First off, I feel for you. This is an exasperating problem to try to solve. In my very early days of camera scanning I saw an issue with 6 x 9 medium format film that had me ready to throw the entire camera collection out the window and take up golf. Medium format film, 6 x 9, I would get rust colored stains radiating in from the tops and bottoms of the long sides of the frames. I was told it was stray light bouncing off the ceiling and lots of other suggestions that made sense but this one was none of those. The fix in this case was to mask the edges of the film, notwithstanding the fact that I had done this probably 30 times before without seeing this effect. Looking through my catalog I nailed it down to a batch of Portra 400 that I purchased in 2017. Two pro packs. Even though I regularly use a mask now, I scan my sprocket rocket as well as 110 films with the edges totally exposed to the backlight. No issues at all.

I totally believe that the light piping thing is real, Leslie Lazenby covered it in one of her blog posts at the FPP and that lady has forgotten more about film then I will ever know in 10 lifetimes. If she says it’s a thing, it’s a thing. Question is how big a thing. That comes down to the film base and manufacturing variation. Estar has wicked problems with it. So bad you will lose the first three exposures on a 35 mm roll of film if you don’t load in the dark. Even the non estar film bases use a weak dye to attenuate lateral transmission of light, in addition to the anti-halation dyes that turn your rinse water such a lovely shade of green or purple or whatever.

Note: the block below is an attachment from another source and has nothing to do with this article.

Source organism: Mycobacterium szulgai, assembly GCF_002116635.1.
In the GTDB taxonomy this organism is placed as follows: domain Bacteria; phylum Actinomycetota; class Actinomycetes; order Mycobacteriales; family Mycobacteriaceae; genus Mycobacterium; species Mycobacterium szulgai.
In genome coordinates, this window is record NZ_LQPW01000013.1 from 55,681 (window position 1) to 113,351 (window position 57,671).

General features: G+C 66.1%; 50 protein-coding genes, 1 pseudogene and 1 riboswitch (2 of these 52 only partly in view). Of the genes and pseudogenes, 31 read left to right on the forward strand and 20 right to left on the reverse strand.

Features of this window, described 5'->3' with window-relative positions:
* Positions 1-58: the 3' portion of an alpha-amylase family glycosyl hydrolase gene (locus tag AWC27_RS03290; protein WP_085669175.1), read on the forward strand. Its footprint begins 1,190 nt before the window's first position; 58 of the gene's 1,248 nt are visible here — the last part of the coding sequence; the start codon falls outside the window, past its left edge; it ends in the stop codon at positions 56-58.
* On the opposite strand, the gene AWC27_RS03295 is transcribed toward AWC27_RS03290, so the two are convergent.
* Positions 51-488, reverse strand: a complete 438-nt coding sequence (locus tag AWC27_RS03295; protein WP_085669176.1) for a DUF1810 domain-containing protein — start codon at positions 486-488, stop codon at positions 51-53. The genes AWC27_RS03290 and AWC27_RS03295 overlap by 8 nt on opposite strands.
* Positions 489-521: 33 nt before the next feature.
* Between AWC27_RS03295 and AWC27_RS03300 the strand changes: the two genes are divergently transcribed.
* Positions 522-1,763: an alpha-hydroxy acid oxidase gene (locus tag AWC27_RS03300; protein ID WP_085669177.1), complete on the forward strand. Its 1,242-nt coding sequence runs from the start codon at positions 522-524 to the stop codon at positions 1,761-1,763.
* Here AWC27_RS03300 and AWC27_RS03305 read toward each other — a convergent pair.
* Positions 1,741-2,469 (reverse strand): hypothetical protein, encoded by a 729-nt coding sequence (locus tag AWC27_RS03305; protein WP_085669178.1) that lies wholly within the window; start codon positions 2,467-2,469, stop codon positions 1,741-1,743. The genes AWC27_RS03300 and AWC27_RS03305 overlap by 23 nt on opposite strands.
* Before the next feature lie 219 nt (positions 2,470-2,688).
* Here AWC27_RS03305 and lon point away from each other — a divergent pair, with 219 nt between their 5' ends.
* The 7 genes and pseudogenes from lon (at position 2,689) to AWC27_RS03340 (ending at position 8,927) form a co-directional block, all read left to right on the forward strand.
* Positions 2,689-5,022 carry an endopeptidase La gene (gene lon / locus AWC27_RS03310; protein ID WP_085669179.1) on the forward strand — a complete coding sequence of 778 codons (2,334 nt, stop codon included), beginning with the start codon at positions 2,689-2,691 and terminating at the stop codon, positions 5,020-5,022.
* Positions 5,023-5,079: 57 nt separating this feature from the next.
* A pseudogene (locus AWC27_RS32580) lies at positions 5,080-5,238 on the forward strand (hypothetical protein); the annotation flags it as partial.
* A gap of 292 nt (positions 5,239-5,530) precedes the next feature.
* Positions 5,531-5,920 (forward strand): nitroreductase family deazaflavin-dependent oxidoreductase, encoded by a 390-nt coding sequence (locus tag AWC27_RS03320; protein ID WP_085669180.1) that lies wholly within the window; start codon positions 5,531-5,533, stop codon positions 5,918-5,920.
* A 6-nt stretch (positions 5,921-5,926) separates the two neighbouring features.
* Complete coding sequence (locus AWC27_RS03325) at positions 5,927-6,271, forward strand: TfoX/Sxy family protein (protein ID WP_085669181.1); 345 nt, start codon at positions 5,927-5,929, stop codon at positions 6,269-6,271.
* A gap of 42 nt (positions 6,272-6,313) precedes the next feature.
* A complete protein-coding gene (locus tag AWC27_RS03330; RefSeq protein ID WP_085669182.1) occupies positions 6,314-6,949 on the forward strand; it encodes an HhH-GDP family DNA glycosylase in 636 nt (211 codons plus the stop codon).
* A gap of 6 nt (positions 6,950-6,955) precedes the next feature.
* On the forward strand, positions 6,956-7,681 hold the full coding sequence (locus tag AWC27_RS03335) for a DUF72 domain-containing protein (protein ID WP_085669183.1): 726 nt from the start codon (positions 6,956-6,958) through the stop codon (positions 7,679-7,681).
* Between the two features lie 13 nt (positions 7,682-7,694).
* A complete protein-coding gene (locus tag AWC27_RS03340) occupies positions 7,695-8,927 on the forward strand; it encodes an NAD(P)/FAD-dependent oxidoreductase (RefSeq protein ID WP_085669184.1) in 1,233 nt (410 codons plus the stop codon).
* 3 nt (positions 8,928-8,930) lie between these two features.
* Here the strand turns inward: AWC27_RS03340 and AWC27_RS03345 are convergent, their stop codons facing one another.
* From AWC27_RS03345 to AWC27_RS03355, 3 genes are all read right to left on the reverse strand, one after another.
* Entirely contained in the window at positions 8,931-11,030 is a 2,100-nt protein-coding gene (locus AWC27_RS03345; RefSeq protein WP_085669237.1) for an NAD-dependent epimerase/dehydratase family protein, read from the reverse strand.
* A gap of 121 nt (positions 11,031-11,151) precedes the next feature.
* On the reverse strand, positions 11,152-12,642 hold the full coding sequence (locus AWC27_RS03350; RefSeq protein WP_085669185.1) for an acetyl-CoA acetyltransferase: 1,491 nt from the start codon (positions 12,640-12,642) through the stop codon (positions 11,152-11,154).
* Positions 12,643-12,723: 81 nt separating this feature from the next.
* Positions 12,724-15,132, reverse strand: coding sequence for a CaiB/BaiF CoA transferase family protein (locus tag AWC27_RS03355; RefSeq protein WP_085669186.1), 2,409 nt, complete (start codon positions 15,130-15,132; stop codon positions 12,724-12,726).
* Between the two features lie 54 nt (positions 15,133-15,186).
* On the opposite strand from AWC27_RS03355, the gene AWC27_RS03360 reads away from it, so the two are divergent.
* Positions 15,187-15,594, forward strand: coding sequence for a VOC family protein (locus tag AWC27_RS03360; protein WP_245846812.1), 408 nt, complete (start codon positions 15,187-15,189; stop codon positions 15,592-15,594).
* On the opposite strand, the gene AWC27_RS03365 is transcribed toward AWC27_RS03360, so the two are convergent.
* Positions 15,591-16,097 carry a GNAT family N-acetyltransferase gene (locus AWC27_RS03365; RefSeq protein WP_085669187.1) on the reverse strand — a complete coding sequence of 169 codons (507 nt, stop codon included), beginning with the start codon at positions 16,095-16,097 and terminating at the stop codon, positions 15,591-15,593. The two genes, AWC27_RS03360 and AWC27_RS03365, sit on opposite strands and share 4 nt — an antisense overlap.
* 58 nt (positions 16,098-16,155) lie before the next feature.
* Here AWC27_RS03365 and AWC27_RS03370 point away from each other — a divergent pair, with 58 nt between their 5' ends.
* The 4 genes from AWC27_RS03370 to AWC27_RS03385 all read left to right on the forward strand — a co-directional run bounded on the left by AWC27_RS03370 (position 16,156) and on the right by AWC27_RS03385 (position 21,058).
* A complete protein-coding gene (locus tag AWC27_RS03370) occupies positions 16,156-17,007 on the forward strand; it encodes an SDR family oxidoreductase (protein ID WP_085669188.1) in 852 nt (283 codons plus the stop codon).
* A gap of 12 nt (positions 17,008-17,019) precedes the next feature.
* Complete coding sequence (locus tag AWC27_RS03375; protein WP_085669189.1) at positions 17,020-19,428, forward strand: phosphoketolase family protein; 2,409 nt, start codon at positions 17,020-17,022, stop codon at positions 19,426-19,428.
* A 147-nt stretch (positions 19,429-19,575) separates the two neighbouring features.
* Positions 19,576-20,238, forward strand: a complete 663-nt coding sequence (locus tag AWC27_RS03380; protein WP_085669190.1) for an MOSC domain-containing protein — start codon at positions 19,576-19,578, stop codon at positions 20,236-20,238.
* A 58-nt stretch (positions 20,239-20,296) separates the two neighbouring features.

That said, this looks more like lens flare. The back light shining up through the sprocket holes is going to be way brighter than the light making it through the film itself. Lenses designed within the last 10 years or so benefit from truly excellent optical coating technology, things that didn’t exist 20 years ago.

The number one rule when scanning film with a digital camera is any light recorded by the camera that didn’t pass through the film first is going to cause you trouble. Reflections. Lens flare. Even subtle cases can make ugly results. You might try experimenting with different aperture settings to see if you can minimize flare or you might try borrowing a different macro lens to compare. Good luck. The problem can be eliminated, my Instagram account is loaded with sprocket rocket examples which would really show the sprocket marks if they were there.

well, the effect - as shown in the first post - came up while scanning with am Epson scanner. I suppose that scanner’s optics are simple things and might well be sensitive to too much light.

So, here’s what I tested in the meantime. I used a mask, which covers the sprocket holes. I do not have these yellow spots on the scan in that case. So I guess, It’s really a reflection from the Epson’s light source. Because of that, I don’t think it has something to do with my camera.

I tried some B&W film as well and scanned it with the sprocket holes an did not have any kind of spots. The film was exposed using the same camera. So far it seems to only affect color film.

What I want to try is to tape the light source so it will only lighten up the image on the 35mm film. But because the DigitaLIZA has no fix point in the scanner, it could get a little difficult.

We’ll see…

So I started doing scans with my Sony A7 and it seems it’s really an issue with the epson scan.
Also I like the quality of my Sony “scans” more, so I guess I’ll stick with that for now. Thank you for your replies.